If we’re being perfectly frank, using the word “house” and “Sammy’s Roumanian” in the same sentence is a bit of an oxymoron. It’s more along the lines of a furnished basement or the living room of that long-standing neighbor who seems to live on the first floor of every apartment building in New York. As you walk down the dark stairs off Chrystie Street, you’re greeted by the raucous sound of laughter, forks on plates, and the crooning voice of a lounge singer named Dani Luv. This is Sammy’s Roumanian Steak House: a living, breathing, teeny-tiny portrait of old New York that has survived more than 45 years nestled within the confines of the Lower East Side.
Like Katz’s Delicatessen or Carnegie Deli, Sammy’s gleefully embraces every facet of old-world Judaism that makes our people so vibrant. You’ll find iconic Eastern European dishes like latkes, chopped liver (with grated radish, chopped onions, and gribenes with chicken fat), broiled veal cutlet, stuffed cabbage, and enough schmaltz to feed a small nation. Whether you’re going for the steak or the iced Ketle One vodka, the point is that you go and see what makes this famous restaurant so famous: the ambiance and the steak.
“It’s covered in this beautiful schmear of liquidy, melty garlic,” says owner David Zimmerman. “We tell everyone to order the steak like you order a T-shirt: small, medium, or large.” Unlike the stiff atmosphere of Peter Luger’s, Sammy’s taps into the celebratory, familiarness of a large Jewish gathering where everyone gets drunk and tells stories as they order dish after dish.
Much like the tattered layers of wheatpaste posters clinging to the skin of New York City walls, the origins of the first iteration of Sammy’s is a mystery. What we know about its pre-1975 history is that Sammy’s took its namesake from Sammy Friedman, a Jewish restauranteur and bad gambler who lost everything and had to take a job as a waiter at Katz’s Delicatessen. Before that, it was known as The Parkway (because it overlooked the park) and before that, it was just an innocuous little restaurant that served—what else—Romanian cuisine. Who it was that owned the very first restaurant that stood 88-ish years prior is a mystery.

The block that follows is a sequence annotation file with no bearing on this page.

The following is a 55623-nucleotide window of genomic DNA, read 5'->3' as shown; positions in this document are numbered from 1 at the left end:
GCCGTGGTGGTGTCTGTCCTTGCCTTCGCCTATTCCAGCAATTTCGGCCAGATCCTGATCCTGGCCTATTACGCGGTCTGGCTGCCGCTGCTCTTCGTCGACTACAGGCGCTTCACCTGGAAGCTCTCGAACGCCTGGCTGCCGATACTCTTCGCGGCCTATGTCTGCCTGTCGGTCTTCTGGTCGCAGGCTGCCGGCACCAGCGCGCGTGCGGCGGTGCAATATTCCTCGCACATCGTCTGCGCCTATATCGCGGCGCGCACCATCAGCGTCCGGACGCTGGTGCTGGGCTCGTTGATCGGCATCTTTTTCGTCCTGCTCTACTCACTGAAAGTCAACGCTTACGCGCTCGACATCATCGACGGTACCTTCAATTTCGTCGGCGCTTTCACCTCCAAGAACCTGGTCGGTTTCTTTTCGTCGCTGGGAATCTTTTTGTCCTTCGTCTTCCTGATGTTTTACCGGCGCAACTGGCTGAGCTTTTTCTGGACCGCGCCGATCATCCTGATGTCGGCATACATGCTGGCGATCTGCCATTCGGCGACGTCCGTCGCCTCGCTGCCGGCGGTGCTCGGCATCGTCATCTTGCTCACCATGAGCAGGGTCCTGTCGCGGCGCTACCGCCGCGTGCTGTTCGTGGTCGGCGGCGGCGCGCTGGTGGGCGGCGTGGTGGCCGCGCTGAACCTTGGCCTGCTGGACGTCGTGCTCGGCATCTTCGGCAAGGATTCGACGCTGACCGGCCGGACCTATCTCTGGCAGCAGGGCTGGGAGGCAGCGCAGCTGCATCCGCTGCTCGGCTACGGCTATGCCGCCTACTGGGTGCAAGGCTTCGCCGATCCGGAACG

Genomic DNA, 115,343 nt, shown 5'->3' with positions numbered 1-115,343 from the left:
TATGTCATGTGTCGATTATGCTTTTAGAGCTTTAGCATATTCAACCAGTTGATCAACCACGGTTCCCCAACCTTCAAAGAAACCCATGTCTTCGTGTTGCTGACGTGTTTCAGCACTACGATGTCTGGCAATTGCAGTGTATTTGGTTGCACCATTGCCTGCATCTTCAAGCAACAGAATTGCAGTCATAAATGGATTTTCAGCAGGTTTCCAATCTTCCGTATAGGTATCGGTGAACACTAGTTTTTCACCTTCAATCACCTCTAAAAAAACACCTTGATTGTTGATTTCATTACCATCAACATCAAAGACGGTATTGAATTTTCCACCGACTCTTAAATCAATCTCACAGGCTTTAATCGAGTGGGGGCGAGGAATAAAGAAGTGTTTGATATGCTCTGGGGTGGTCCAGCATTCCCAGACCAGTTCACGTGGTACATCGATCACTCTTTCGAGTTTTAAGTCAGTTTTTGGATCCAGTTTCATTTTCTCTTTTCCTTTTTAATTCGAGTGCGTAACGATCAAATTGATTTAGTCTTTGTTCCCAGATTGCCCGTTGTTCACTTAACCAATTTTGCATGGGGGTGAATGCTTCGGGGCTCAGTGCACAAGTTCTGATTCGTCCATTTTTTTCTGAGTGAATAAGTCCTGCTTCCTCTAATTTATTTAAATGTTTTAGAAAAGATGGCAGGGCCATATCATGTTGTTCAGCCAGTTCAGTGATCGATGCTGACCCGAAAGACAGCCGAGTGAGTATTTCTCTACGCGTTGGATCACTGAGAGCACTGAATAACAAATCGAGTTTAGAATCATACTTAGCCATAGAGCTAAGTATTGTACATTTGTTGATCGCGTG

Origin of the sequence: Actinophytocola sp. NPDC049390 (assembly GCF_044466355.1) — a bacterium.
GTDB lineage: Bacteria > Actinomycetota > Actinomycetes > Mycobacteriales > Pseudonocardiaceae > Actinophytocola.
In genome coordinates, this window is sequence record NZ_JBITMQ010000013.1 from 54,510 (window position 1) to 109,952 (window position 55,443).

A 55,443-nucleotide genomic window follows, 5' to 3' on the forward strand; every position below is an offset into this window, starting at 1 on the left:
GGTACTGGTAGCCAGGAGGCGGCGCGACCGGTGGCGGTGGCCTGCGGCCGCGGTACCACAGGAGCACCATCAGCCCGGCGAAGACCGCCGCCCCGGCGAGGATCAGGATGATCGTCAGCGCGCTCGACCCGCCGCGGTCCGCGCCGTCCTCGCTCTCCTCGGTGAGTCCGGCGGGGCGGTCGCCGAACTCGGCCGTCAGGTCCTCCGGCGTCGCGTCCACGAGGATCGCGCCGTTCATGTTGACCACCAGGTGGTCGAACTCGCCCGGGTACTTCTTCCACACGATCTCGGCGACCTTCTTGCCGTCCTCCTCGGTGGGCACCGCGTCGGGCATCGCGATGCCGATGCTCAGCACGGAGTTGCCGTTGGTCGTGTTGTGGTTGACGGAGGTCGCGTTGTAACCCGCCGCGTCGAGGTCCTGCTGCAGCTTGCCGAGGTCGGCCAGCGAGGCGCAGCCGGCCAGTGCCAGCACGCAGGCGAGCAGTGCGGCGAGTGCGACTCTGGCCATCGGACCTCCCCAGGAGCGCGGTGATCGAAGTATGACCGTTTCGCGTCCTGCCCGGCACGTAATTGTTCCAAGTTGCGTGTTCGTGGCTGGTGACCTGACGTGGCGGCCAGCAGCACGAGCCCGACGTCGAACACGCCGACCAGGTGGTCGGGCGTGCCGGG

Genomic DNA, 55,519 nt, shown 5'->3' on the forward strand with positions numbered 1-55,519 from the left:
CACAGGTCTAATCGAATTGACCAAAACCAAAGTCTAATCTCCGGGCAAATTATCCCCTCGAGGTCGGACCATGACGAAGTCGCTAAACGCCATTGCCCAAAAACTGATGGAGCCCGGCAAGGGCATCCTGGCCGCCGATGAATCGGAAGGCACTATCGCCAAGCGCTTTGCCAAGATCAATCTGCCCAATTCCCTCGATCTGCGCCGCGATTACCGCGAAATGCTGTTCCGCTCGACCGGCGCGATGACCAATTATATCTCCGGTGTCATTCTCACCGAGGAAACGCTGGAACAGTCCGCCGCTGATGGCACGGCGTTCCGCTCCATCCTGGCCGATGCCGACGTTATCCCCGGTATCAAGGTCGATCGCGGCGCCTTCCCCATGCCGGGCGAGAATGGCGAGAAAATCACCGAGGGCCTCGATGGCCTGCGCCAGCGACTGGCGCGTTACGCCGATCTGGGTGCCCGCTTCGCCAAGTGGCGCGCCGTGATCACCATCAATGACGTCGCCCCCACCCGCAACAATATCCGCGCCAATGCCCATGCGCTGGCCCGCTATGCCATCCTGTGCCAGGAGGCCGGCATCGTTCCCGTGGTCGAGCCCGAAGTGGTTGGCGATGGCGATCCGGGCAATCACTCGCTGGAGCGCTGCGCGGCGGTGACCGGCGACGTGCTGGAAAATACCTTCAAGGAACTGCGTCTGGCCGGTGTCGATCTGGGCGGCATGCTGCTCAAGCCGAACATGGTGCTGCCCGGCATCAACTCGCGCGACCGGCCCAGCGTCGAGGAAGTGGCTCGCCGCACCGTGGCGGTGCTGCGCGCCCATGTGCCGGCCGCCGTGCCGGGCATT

Sammy sold the restaurant to a man named Stan Zimmerman in 1975, who transformed it into the glitzy, kitschy “adult Bar Mitzvah” it’s known as today.
“The walls were just wood paneling,” continues Zimmerman. “It used to look like a suburban basement, but my dad scotch-taped a picture to the wall and then put another one up, then two, then four, then it was a collage. We call it Jewish wallpaper. When this story comes out, I’ll print it out and tape it to the wall.”
Along with rebranding the inside of the restaurant, Stan and David worked tirelessly at perfectly the food and the ambiance. They tapped into their Ashkenazi Jewish heritage to cook steaks magnificent steak by way of a recipe that David says is about 80 percent kosher salt. David swears by the chopped chicken liver that you have to schmear on a piece rye bread—he calls it Jewish guacamole—and the rendered chicken fat known as schmaltz that should adorn every table in the restaurant. When it comes to dessert, there’s no question: rugelach (which David refers to as a Jewish version of a Fig Newton) and an egg cream.
There’s really no mystery as to why Sammy’s has managed to last in its many forms for almost an entire century in the Lower East Side. All you have to do is peak inside, smell the schmaltz, and listen to Dani Luv’s aptly named rendition of “It Had to Be You” called “It Had to Be Jew” to understand the appeal. With iconic restaurants like Carnegie Deli long gone, there’s no telling how long it’ll take for Sammy’s to shutter—if it even shutters at all—but as long as it’s around, Sammy’s Roumanian remains the best steakhouse in all of NYC.